10.6.8 Estimating Complicated Areas
The ability to calculate or estimate areas occurs in many practical situations from estimating the area of a piece of land or the area of a floor or wall in a room, to minimizing the amount of packaging needed in a business. There are many other scientific and engineering applications.
In medicine, it is important to be able to estimate the surface area of different parts of the body, both for the treatment of burns and also for calculating drug doses for chemotherapy. For example, if a burn covers more than 15% of the body, the patient may suffer from shock, and it is important to quickly get the patient medical attention.
But how do you do estimate a surface area as complicated as a human body?
Example: Body Area
How could you estimate the area of part of a body or a whole body? Think of as many approaches as you can, mathematical or otherwise, and be creative! You don’t need to work out these estimates at this stage—just make suggestions on how you might do it.
In an emergency, how could you tell quickly whether a person had suffered burns on more than 15% of the body?
If there were a medical emergency, coming up with an answer an hour later such as “The area burned is 0.98562 square meters and since this is over 15% of the body area, I recommend immediate medical attention” isn’t going to help. A rough estimate will be good enough to make the decision about treatment.
One approach (that uses the mathematical modeling cycle from Unit 2) would be to approximate the body with simpler shapes such as cylinders and spheres, and then, after taking many individual measurements, determine the area of these shapes (for example, the surface area of a leg could be modeled by two cylinders).
The total surface area of the body could then be estimated by adding the areas of the individual shapes. However, there are many ways of approaching this problem, and some of these are discussed below. Which one you choose will depend on how accurate you need the answer to be and other physical considerations.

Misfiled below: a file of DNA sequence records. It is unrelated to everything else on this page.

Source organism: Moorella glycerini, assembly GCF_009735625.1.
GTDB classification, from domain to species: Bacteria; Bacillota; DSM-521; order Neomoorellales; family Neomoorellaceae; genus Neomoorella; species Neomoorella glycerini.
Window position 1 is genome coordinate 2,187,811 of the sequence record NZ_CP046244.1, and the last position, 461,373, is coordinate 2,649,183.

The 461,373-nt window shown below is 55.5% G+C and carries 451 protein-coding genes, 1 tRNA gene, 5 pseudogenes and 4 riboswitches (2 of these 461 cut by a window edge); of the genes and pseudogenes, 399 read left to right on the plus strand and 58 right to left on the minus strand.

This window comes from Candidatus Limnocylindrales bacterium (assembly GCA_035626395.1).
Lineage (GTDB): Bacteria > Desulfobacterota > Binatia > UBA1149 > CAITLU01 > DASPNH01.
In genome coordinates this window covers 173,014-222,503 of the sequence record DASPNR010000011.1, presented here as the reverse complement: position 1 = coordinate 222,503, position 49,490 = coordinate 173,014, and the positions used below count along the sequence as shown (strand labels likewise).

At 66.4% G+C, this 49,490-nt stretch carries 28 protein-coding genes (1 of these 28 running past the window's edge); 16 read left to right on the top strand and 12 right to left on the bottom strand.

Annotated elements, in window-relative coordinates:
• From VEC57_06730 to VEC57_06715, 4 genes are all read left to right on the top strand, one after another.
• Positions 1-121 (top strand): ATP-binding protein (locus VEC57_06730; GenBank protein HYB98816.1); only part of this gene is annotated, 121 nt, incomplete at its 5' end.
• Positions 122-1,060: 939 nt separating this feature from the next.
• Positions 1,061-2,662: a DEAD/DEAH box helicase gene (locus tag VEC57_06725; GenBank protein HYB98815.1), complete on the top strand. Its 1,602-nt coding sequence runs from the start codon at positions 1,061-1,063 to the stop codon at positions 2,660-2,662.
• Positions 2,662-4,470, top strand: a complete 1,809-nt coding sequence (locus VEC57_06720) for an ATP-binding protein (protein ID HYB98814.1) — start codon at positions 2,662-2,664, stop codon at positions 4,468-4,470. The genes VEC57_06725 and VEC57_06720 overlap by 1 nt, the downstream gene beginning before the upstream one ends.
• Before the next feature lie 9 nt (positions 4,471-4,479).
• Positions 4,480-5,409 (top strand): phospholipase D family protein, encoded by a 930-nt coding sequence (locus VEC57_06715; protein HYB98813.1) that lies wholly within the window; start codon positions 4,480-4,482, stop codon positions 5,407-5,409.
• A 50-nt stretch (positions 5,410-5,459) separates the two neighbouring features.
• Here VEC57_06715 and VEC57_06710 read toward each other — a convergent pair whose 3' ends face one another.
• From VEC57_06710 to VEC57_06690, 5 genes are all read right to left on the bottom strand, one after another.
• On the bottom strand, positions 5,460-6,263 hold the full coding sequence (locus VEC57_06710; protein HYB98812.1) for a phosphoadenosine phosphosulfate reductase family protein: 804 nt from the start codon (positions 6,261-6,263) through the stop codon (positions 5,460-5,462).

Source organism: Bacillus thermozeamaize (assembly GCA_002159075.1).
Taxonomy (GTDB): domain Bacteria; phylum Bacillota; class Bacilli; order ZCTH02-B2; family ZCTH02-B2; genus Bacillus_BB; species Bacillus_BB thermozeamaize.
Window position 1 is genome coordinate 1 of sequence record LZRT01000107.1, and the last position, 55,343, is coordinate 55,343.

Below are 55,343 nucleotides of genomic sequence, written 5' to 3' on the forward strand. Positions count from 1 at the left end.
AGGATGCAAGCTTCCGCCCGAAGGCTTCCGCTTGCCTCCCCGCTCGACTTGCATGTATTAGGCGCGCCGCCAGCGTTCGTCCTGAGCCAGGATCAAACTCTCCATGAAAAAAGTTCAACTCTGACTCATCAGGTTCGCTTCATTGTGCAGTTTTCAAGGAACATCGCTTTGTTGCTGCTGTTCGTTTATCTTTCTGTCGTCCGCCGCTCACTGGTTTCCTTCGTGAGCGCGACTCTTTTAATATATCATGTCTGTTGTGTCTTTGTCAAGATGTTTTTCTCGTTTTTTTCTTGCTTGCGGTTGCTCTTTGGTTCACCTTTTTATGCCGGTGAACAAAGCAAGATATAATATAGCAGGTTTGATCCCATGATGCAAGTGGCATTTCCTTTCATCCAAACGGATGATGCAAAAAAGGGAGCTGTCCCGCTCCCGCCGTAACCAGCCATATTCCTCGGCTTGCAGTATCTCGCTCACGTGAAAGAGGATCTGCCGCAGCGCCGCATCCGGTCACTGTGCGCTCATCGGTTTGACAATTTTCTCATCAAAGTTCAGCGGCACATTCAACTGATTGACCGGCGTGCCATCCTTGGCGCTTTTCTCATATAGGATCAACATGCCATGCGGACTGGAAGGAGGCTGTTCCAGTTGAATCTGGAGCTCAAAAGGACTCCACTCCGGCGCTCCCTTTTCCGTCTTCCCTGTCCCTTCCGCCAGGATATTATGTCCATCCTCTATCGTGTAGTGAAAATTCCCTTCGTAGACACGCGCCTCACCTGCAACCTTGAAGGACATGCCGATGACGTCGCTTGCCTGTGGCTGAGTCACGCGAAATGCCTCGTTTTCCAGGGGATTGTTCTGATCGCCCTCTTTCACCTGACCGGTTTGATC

A more practical approach of solving the problem might be to wrap the body in cloth so that it covers the skin, then remove the cloth and measure the areas of the flat cloth shapes that result.
Or you might decide to do some research to see if there are any formulas for body area.
Alternatively, the area of one side of a person’s hand is estimated to be about 1% of the total body surface area. You could draw around the hand, on graph paper marked in square centimeters, and then count the squares to find the area or just estimate this area by using simple shapes. This would give an estimate for the area of the hand, and multiplying by 100 would then give an estimate of the total body area.
You could also use the hand area as an informal measure to find the area of a burn on part of the body by estimating how many handprints would cover the burn. For example, if the burn were covered by three handprints, an estimate for the area would be 3% of the total body surface area. This rough estimate could be made very quickly at the scene of the accident. Although it may not be as accurate as the earlier methods, it would enable the paramedics to make a quick decision on the urgency of the situation and possible treatments.
Paramedics also use the “rule of nines” for extensive burns on adults. This splits the body into sections with each section being either 9% (head, chest, abdomen, arm) or 18%, (leg, back) of the total body surface area. Although more accurate charts for estimating different body areas exist, the rule of nines is easy to remember and allows an estimate to be made quickly in an emergency.